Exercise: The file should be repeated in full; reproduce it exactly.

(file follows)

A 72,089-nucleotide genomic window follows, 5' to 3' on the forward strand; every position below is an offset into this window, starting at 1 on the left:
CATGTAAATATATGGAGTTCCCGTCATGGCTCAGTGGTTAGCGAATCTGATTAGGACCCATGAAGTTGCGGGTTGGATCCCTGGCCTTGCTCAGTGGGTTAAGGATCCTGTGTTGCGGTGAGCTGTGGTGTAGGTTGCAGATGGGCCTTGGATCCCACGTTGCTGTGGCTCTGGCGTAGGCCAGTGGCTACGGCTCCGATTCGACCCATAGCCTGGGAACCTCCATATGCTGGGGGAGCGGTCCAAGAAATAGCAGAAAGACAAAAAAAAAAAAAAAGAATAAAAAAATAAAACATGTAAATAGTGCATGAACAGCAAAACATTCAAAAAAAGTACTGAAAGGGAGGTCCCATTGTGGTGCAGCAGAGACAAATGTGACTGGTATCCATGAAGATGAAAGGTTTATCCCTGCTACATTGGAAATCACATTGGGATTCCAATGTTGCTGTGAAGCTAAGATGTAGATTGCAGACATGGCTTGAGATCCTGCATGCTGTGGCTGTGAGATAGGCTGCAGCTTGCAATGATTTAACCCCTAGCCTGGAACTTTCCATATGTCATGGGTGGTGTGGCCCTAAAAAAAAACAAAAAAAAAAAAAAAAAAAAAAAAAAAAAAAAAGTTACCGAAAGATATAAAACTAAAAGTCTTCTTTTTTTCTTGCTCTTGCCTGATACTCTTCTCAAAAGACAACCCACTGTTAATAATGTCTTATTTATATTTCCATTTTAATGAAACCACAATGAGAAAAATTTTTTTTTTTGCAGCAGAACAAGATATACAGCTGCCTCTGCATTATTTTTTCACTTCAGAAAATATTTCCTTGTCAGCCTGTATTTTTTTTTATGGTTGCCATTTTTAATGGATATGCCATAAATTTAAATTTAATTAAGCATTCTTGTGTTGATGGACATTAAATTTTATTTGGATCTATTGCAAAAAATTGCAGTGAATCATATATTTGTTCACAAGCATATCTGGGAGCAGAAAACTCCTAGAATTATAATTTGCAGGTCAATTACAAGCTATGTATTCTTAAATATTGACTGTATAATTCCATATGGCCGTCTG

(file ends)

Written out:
A 72,089-nucleotide genomic window follows, 5' to 3' on the forward strand; every position below is an offset into this window, starting at 1 on the left:
CATGTAAATATATGGAGTTCCCGTCATGGCTCAGTGGTTAGCGAATCTGATTAGGACCCATGAAGTTGCGGGTTGGATCCCTGGCCTTGCTCAGTGGGTTAAGGATCCTGTGTTGCGGTGAGCTGTGGTGTAGGTTGCAGATGGGCCTTGGATCCCACGTTGCTGTGGCTCTGGCGTAGGCCAGTGGCTACGGCTCCGATTCGACCCATAGCCTGGGAACCTCCATATGCTGGGGGAGCGGTCCAAGAAATAGCAGAAAGACAAAAAAAAAAAAAAAGAATAAAAAAATAAAACATGTAAATAGTGCATGAACAGCAAAACATTCAAAAAAAGTACTGAAAGGGAGGTCCCATTGTGGTGCAGCAGAGACAAATGTGACTGGTATCCATGAAGATGAAAGGTTTATCCCTGCTACATTGGAAATCACATTGGGATTCCAATGTTGCTGTGAAGCTAAGATGTAGATTGCAGACATGGCTTGAGATCCTGCATGCTGTGGCTGTGAGATAGGCTGCAGCTTGCAATGATTTAACCCCTAGCCTGGAACTTTCCATATGTCATGGGTGGTGTGGCCCTAAAAAAAAACAAAAAAAAAAAAAAAAAAAAAAAAAAAAAAAAAGTTACCGAAAGATATAAAACTAAAAGTCTTCTTTTTTTCTTGCTCTTGCCTGATACTCTTCTCAAAAGACAACCCACTGTTAATAATGTCTTATTTATATTTCCATTTTAATGAAACCACAATGAGAAAAATTTTTTTTTTTGCAGCAGAACAAGATATACAGCTGCCTCTGCATTATTTTTTCACTTCAGAAAATATTTCCTTGTCAGCCTGTATTTTTTTTTATGGTTGCCATTTTTAATGGATATGCCATAAATTTAAATTTAATTAAGCATTCTTGTGTTGATGGACATTAAATTTTATTTGGATCTATTGCAAAAAATTGCAGTGAATCATATATTTGTTCACAAGCATATCTGGGAGCAGAAAACTCCTAGAATTATAATTTGCAGGTCAATTACAAGCTATGTATTCTTAAATATTGACTGTATAATTCCATATGGCCGTCTG